Campaigner Joanne O’Riordan, who’s addressed the United Nations in New York on disability rights, chats about why she’s excited to be a 2016 ambassador for
What made you want to be an ambassador for the Thank You Fund this year?
I’m delighted to be part of the
The fact that
I’ll be encouraging young people to get out there and be themselves. I want to encourage them to get involved in their communities and make new friends.
As my mother always rants at me – there were no games consoles in her day! So any kind of initiatives that inspire young people to get out there and be more active and social are great. I think that's an important thing to encourage in Ireland these days.
What are the most important issues facing young people in Ireland today?
Young people today are open to society and more open to social media, so they take inspiration from many different things going on in the world. I think young people are trying to find their own identity, and their own lifestyle, and how they want to live, and just be themselves.
And that’s hard for a lot of young people – they just want to grow up and be themselves without society and peer pressures and stuff like that. I think that's an important challenge to learn to be yourself and be who you are and be proud of it.
What’s a good thing for a young person to do to raise their self-esteem and build their confidence?
I’d say to anyone ‘Give yourself a compliment, instead of noticing all the bad things going on’. It’s far better to change a negative attitude into a positive one.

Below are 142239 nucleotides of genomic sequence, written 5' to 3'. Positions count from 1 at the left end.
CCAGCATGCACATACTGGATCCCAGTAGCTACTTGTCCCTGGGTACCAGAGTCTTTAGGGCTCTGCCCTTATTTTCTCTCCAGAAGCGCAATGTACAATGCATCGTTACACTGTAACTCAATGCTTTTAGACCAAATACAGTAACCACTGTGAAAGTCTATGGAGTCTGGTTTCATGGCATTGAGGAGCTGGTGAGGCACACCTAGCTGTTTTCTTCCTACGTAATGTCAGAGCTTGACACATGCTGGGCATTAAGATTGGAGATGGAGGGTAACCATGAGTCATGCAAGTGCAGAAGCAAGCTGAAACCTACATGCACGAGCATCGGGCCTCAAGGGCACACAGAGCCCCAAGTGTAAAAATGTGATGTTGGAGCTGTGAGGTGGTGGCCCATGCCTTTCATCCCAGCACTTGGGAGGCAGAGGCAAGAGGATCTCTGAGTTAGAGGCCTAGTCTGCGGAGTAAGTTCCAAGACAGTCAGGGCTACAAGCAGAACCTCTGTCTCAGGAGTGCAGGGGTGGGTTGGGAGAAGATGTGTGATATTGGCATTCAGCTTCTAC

So, instead of saying 'I can't do that', say 'I can do that'. Instead of looking in the mirror and saying 'Oh, my nose is big or my forehead is high' just say 'Well, my eyes are really pretty' or 'I've really nice lips'. Just focus on the positive all the time and don't be putting yourself down – I think that's very important.
I was always around positive young people – like my friends and my family, they are all positive and they are all very outgoing.
I think it was important for me to get out there, instead of being the girl with no limbs. Thankfully now I get the opportunity to be who I am and be myself by doing these sorts of things, like being an ambassador for the Thank You Fund. Without my family and without my friends I definitely wouldn't be as positive and as confident as I am each and every day.
What was a moment that changed your life as a young person?
I don't think there was any one standout individual moment. I suppose what changed me and made me who I am today was probably going over to the United Nations in New York and speaking to the UN on disability issues. That made me who I am and made me realise that this is a life I'd like to pursue – maybe media, journalism, maybe motivational speaking and stuff like that. These are the few moments that changed my life. But, when I was younger, just everyone treating me like everyone else in my home town – that was important.